Engineering mechanics students compete with unique inventions
A pedal-powered riding lawn mower, a green garbage disposal, an attachment for wheelchairs that increases traction in slick conditions: These (and others) are the designs that circulate inside engineering students’ minds.
And on Wednesday, Dec. 15, those designs will appear as fully functioning prototypes during the Engineering Mechanics and Astronautics Fall Design Competition.
For the competition, seven University of Wisconsin-Madison engineering mechanics student design teams will cap a semester of hard work and compete for more than $4,000 in prizes.
Each team will deliver a presentation that attempts to convince the judges its invention is unique, useful and marketable. The students will display fully functioning prototypes and present business plans for their inventions. Judges will award prizes for complete designs with functional prototypes and business plans that are likely to succeed in the real world.
The judges include UW-Madison engineering mechanics alumna Mary Baker, chair of ATA Engineering in San Diego, California, and an expert in satellite system engineering, launch and road vehicle dynamics, and shock and vibration in electronics and consumer products; Ed Gisske, a UW-Madison electrical engineering and mechanical engineering alum who owns Gisske Engineering, a company that designs and develops electrical and mechanical products for forensic analysis and testing in Mount Horeb, Wisconsin; and Jody Peterson, who earned a master of engineering in engine systems from UW-Madison and currently is lead design engineer for the Boeing 787-9 G5 coolant pump system with Hamilton Sundstrand of Rockford, Illinois.
Student presentations are open to the public and will be held at 2:30 p.m. Dec. 15 in Room 1610 Engineering Hall on the UW-Madison campus. Paid parking is available in the adjacent parking ramp.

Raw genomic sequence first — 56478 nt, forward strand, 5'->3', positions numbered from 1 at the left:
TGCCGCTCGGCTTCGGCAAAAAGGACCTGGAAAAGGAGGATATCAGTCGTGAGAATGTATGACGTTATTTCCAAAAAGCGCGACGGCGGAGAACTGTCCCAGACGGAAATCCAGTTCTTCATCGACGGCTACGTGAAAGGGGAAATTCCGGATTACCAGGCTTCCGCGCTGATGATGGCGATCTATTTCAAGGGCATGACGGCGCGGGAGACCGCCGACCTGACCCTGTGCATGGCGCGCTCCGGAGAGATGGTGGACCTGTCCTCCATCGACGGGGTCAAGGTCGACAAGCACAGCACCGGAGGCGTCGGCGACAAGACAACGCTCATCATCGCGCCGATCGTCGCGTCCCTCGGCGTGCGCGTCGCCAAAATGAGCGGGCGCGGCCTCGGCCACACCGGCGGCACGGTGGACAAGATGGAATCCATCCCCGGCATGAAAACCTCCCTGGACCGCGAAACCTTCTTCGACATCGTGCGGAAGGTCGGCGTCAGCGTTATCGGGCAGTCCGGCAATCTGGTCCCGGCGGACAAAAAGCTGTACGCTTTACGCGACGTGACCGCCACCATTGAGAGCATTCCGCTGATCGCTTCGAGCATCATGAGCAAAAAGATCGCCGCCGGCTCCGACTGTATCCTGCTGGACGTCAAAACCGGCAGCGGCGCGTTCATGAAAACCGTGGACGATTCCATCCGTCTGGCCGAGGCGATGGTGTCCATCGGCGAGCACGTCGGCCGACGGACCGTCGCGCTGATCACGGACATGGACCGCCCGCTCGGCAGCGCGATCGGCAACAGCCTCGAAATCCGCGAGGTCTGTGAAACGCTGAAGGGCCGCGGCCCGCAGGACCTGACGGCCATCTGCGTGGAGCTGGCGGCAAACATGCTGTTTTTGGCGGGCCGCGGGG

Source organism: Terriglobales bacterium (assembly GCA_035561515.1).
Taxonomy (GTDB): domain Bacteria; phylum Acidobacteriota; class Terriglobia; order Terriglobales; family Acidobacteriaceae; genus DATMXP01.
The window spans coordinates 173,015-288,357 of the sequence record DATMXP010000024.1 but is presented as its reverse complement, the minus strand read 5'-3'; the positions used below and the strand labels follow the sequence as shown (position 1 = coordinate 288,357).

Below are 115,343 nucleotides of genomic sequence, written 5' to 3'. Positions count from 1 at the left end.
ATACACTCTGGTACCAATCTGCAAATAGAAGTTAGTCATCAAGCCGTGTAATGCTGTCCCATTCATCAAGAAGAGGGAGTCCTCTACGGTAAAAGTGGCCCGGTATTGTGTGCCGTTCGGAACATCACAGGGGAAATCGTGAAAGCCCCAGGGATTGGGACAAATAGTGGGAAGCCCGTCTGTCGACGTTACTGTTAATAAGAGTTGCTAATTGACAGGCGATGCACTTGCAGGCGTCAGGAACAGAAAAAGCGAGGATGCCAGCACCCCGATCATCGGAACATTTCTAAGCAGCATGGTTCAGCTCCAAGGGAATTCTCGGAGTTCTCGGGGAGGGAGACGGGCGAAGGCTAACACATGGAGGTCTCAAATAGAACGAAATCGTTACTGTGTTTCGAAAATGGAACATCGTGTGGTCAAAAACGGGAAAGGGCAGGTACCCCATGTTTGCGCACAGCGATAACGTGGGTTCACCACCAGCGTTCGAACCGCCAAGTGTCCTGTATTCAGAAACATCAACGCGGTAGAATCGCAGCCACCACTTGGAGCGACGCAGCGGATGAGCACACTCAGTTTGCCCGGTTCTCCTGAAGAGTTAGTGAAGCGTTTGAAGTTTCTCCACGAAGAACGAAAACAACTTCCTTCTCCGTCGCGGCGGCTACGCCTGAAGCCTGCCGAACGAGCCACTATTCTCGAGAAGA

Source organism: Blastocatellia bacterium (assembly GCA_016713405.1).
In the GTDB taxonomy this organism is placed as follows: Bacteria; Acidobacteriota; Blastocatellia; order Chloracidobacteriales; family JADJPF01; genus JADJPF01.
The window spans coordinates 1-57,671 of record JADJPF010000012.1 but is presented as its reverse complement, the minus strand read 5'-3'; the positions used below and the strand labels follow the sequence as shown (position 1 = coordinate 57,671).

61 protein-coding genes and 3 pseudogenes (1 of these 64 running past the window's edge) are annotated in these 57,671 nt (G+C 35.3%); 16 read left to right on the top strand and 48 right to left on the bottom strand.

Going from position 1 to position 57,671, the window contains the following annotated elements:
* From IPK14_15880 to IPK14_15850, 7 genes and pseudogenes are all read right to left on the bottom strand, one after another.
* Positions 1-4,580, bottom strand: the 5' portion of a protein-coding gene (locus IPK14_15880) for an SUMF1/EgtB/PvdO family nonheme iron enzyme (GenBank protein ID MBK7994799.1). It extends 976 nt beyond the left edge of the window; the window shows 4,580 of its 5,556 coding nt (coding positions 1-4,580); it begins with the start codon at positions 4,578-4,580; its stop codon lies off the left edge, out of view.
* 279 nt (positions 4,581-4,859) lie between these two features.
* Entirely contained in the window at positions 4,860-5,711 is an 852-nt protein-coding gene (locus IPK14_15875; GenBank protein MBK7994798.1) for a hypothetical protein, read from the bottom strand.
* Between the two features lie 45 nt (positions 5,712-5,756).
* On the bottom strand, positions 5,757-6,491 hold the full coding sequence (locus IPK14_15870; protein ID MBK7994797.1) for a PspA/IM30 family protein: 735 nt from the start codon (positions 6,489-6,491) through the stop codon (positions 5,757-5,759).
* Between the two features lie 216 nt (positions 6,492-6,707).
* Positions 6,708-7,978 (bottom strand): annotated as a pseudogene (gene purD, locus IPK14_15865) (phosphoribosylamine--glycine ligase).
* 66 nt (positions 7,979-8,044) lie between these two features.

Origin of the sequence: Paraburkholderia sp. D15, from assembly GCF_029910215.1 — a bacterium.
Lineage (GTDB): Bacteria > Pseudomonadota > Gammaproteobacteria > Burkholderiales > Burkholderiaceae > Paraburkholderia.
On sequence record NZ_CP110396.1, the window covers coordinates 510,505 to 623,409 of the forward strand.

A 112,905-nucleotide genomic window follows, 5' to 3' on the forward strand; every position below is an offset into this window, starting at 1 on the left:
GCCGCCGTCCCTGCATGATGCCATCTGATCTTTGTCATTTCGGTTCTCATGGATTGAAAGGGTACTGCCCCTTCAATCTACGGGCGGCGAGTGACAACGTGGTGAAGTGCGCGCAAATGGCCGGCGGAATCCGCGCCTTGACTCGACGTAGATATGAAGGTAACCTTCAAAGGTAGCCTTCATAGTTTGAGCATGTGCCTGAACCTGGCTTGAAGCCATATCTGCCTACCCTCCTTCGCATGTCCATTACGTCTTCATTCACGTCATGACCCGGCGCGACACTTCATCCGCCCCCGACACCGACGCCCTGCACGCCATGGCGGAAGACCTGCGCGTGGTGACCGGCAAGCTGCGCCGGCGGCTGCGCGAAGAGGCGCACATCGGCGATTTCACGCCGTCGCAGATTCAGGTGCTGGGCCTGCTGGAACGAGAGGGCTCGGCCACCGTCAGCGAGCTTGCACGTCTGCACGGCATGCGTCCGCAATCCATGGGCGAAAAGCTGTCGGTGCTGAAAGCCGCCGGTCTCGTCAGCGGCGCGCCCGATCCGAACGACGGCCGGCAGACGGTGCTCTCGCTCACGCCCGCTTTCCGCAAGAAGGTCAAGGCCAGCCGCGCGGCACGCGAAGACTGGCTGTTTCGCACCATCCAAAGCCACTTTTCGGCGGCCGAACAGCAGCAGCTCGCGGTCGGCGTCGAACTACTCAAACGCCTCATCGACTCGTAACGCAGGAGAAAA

Also beginning at 2:30 p.m. on Dec. 15, watch the presentations live online and cast votes for the $500 Peoples' Choice Award. Do so at homepages.cae.wisc.edu/~elder/2010/index.html.
- 2:30 p.m.—opening comments
- 2:45 p.m.—Extended Snorkel, an underwater breathing apparatus that enables the user to remain underwater for up to 5 minutes at a time at a maximum depth of 15 feet. (Invented by Kenneth Black, Matthew Braunschweig, Justin Kenter, Mike Lucas and Alex Wehrmann.)
- 3:10 p.m.—Green Grinder, an environmentally friendly, low cost replacement to the electric garbage disposal. The Green Grinder is fully mechanical with a removable food waste compartment that temporarily holds organic waste to be composted. (Invented by Harrison Gindlin, Noah Hurst, Courtney McCool, Vanessa Peterson and Eric Wedul.)
- 3:35 p.m.—MAX Pallet Jack, a pallet jack that allows users to move pallets with greater mobility, and keeps the functionality of a traditional pallet jack. Users can move a pallet laterally, rotate it, or move it like a traditional pallet jack. (Invented by Nathan Wong, Paul Pezzi, Jamin Seippel, Joseph Elmquist and Zach Cheplak.)
- 4 p.m.—Mowercycle, a pedal-powered riding lawnmower. This lawnmower will be completely human powered, eliminating the cost and environmental impact of fuel, while maintaining the speed benefits of a traditional riding lawnmower. (Invented by Derek Becker, Collin Bezrouk, Tyler Van Fossen, Dan Rohe and Max Stein.)
- 4:25 p.m.—Break
- 4:40 p.m.—SAW Wheel, a wheelchair attachment that provides an increase in traction on snow or ice. This is done using an expandable second wheel with an aggressive tread and inlayed studs. (Invented by Nathan Cholewa, Jamie Hood, Craig Bolyard, Jameel Moore and Kevin Weiss.)
- 5:05 p.m.—Easy Open, an adaptive device that provides powered operation for residential sliding style windows. For customers with disabilities, it will be a cost-efficient method for sustaining independence in their own homes. (Invented by Karim Abrouq, Matt Ekiss, Sunghoon Joo and Sarah Merline.)
- 5:30 p.m.—DeceleBrake, a longboard braking system that is completely contained within the truck housing. The brake is activated by the rider using a back-hinged footpad. Friction from two separate braking pads is applied to braking discs that are fixed to the axles. (Invented by Wes Hill, Zach LaPorte, Brandon Deaner and Josh Niedfeldt.)